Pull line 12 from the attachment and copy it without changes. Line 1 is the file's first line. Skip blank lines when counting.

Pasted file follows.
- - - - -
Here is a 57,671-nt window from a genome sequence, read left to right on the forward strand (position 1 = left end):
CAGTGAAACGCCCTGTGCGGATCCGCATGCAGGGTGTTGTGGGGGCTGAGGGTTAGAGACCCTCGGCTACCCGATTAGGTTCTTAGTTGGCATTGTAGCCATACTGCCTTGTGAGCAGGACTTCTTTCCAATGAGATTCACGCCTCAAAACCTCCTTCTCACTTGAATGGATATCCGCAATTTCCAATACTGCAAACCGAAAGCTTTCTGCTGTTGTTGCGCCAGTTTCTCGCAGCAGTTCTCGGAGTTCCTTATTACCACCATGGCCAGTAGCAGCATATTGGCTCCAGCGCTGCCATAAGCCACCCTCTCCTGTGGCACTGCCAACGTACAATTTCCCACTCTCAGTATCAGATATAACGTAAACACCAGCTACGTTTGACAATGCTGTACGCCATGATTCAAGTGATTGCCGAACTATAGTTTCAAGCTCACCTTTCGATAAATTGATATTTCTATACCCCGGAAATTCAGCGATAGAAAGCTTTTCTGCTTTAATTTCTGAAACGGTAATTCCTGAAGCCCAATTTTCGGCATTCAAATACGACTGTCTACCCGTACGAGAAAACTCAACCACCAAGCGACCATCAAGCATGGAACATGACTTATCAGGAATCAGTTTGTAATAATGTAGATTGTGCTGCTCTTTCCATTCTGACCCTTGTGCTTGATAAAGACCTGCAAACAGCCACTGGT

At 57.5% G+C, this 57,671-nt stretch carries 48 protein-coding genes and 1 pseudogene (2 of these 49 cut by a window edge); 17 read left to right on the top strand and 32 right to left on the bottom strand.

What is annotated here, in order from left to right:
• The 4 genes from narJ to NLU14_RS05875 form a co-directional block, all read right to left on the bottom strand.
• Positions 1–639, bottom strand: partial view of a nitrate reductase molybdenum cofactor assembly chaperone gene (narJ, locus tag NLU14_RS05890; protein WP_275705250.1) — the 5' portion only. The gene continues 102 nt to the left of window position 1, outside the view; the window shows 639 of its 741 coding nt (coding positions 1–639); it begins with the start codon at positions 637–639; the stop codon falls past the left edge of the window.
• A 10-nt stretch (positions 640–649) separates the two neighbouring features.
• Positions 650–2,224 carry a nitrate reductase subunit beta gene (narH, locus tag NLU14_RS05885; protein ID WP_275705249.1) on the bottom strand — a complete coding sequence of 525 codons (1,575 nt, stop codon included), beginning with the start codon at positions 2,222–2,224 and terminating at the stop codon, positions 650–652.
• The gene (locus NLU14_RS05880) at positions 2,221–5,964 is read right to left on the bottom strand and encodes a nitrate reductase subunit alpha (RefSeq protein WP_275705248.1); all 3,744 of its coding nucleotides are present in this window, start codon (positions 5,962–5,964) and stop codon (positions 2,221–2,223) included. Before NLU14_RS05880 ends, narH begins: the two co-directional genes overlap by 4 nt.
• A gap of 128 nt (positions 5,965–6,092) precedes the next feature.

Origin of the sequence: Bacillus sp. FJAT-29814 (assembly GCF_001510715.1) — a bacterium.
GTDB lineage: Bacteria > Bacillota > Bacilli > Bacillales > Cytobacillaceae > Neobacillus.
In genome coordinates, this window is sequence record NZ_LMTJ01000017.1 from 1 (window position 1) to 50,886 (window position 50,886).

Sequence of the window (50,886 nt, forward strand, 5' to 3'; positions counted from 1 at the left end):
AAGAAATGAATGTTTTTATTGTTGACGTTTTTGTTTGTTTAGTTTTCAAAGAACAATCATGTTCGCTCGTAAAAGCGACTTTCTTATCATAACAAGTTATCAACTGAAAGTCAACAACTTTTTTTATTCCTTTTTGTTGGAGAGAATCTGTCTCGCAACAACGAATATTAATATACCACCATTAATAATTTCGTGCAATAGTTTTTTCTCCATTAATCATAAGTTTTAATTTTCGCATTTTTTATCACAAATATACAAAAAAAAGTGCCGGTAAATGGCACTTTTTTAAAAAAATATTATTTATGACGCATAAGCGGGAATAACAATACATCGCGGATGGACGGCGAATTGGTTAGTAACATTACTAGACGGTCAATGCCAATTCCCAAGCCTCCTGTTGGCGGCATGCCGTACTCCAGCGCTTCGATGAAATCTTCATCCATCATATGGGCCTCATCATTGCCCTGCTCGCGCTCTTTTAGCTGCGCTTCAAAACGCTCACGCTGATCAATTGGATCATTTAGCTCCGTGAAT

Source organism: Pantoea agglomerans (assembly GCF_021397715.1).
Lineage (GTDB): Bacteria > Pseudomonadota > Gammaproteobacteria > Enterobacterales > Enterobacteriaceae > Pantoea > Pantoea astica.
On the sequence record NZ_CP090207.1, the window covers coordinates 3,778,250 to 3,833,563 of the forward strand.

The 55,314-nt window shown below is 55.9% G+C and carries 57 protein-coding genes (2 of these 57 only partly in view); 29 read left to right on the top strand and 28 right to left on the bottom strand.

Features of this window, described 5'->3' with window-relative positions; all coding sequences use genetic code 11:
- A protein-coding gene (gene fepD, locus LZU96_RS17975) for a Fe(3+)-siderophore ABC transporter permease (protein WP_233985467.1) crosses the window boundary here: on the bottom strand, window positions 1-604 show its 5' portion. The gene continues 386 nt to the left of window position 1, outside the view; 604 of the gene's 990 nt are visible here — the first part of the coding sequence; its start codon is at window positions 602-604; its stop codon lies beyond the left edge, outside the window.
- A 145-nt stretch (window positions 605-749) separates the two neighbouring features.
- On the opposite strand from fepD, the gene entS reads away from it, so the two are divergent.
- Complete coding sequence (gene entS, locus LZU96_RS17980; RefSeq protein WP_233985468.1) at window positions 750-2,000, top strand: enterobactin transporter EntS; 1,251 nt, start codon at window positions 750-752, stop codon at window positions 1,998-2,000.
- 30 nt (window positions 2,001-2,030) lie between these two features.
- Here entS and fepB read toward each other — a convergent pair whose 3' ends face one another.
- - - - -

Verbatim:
GTDB lineage: Bacteria > Bacillota > Bacilli > Bacillales > Cytobacillaceae > Neobacillus.